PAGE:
25     Taylor, J.A. then concluded:

In the present case it seems to me that the insured had the burden of showing that he was still being regularly treated by a physician for a totally disabling sickness, as defined by the policy, after the date when the insurer ceased paying benefits, and that the fact that the insurer had admitted that the insured was earlier suffering from such a sickness and under such treatment, by paying benefits under the policy, involves no admission which can assist the plaintiff in this case. (at p. 5)

26     I am satisfied that the decision in Rose, supra, does not set out the law in British Columbia on the question of who has the burden of proof in circumstances such as exist in the case at bar. The decision in Rose, supra, was distinguished by Esson, J.A. in Halbauer v. Insurance Corp. of British Columbia [2002] B.C.J. No. 13 (B.C.C.A.) on the basis that the insurance policy in Rose involved a policy of “income protection” where the burden under the contract specifically imposed upon the insured the requirement that he show that he continued to be under the regular and personal care of a physician. After Esson, J.A. noted that there was no “comparable burden” imposed under any provision under Part VII of the Regulations, Esson, J.A. did refer to the comments that Taylor, J.A. had made in Rose, supra, regarding the concept of a “shifting onus” and stated:

In this case, having regard to the nature of the coverage and the precise wording of the regulations, the fact that the insurer at one time accepted a claim is something which weighs in the scale against it. (at para. 54)

Applying the reasoning in Campbell to this case, I would hold that the appellant made out a prima facie case by establishing that benefits had been paid for some 42 months and that he continued to be disabled from his pre-accident employment and occupation. There was then an onus on I.C.B.C. to submit evidence of employment or occupations suited to the plaintiff. (at para. 55)

27     The reference to Campbell is a reference to the decision of the Manitoba Court of Appeal in Campbell v. Canada Life Assurance Co. (1990), 45 C.C.L.I. 73 where the finding of the Court is summarized in the headnote:

The insurer had not adduced evidence of employment actually available to C. The insured is not required to prove inability to perform any and every conceivable job. The insured has the onus of making a prima facie case that he is within the policy. The onus is then on the insurer to submit evidence of a job which is suited to the insured and is within his capability. (at p. 74)

28     I am satisfied that the law in British Columbia regarding Part VII benefits is not as set out by Taylor J.A. in Rose, supra, but is as set out by Esson, J.A. in Halbauer, supra. That law can be summarized as follows:

(a)           the initial onus is on the plaintiff to show that he or she is disabled;

(b)          a plaintiff can make out a prima facie case that payments should be continued by establishing that benefits have been paid and that he or she continues to be disabled from his or her pre-accident employment and occupation;

(c)           if that can be shown, the onus then switches to I.C.B.C. to prove on a balance of probabilities that there is employment or an occupation reasonably suited to the plaintiff by education, training or experience.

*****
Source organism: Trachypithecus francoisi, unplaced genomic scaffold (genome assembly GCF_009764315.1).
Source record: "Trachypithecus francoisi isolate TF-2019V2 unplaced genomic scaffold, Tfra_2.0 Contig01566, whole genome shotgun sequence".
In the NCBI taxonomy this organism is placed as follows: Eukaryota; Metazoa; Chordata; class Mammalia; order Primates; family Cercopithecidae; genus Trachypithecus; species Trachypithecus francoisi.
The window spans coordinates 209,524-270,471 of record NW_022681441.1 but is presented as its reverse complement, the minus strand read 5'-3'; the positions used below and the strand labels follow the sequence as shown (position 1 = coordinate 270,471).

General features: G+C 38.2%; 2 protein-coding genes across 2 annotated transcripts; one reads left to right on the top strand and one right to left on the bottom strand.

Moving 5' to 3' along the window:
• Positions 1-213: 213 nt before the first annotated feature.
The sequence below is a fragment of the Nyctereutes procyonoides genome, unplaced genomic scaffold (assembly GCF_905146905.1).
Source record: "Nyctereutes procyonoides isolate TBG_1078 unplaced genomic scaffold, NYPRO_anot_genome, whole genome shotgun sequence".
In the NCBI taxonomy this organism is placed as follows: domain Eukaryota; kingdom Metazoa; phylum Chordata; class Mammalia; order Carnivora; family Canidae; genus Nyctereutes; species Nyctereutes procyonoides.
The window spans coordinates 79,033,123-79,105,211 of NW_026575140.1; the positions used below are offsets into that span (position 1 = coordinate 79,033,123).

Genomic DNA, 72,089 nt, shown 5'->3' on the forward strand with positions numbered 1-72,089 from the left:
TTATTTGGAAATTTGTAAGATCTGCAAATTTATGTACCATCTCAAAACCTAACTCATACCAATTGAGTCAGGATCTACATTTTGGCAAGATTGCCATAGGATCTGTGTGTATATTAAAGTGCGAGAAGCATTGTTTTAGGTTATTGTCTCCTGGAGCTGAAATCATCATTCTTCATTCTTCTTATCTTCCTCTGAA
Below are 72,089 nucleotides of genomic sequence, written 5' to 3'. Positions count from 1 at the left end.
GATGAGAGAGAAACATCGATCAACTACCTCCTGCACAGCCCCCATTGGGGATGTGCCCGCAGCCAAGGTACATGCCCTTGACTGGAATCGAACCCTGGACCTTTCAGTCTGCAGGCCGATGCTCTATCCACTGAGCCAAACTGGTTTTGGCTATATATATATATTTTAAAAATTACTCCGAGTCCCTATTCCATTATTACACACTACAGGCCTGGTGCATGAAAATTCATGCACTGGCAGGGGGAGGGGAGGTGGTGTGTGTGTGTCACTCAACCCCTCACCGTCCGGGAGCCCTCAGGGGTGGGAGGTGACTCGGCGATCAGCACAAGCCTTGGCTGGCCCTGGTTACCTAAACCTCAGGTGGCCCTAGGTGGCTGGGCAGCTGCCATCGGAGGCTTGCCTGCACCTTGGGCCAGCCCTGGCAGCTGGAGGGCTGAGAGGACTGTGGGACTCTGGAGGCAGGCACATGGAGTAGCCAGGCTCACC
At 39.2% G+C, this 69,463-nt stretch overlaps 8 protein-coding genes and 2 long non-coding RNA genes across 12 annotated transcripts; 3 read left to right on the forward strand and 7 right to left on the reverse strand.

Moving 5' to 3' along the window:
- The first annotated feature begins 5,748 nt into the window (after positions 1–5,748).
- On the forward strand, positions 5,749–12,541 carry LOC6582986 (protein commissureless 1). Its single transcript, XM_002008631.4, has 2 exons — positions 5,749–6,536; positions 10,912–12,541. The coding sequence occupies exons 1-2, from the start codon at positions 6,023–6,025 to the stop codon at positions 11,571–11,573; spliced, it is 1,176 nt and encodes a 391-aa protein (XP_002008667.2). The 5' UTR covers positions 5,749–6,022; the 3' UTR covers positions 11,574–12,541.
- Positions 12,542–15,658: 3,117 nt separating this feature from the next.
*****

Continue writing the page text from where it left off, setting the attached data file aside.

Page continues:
29     In the case at bar, I am satisfied that Ms. Sheflo has made out a prima facie case that she continues to be disabled from her pre-accident employment and occupation as a fruit packer. The question which then arises is whether I.C.B.C. has met the onus of establishing that there are employment or occupations which are suited to Ms. Sheflo.

30     There has been considerable attention paid to the phrase “employment or an occupation for which the insured is reasonably suited by education, training or experience” as used in Regulation 80(1) and as incorporated under Regulation 86(1). Prior to 1984, the test for benefits in the first two years was different from and less onerous than the test which had to be met after two years. However, as is noted in Halbauer, supra, that is no longer the case. The test is now the same. Before and after 104 weeks, the question is whether there is “employment or an occupation” for which the insured is reasonably suited. However, the interpretation of this phrase has caused some difficulty.

31     In Halbauer, supra, Esson, J.A. noted:

… it may be significant that over the 17 year period during which the word “an” has been in s. 80, the section has continued to be interpreted as if the word was “any”. (at para. 32)

32     After noting that this interpretation had been given in the decisions in Kenni v. I.C.B.C. (1993), 14 C.C.L.I. (2d) 62 (B.C.S.C.) and in Brewer v. Insurance Corp. of British Columbia (1999), 71 B.C.L.R. (3d) 248 (B.C.S.C.), Esson, J.A. concluded that to qualify for benefits, a claimant must show not only that he or she is totally disabled from engaging in his or her previous employment but also is totally disabled from engaging in employment for which he or she is reasonably suited by education, training or experience.

33     In preferring that interpretation over the “plain meaning” of the phrase, Esson, J.A. stated: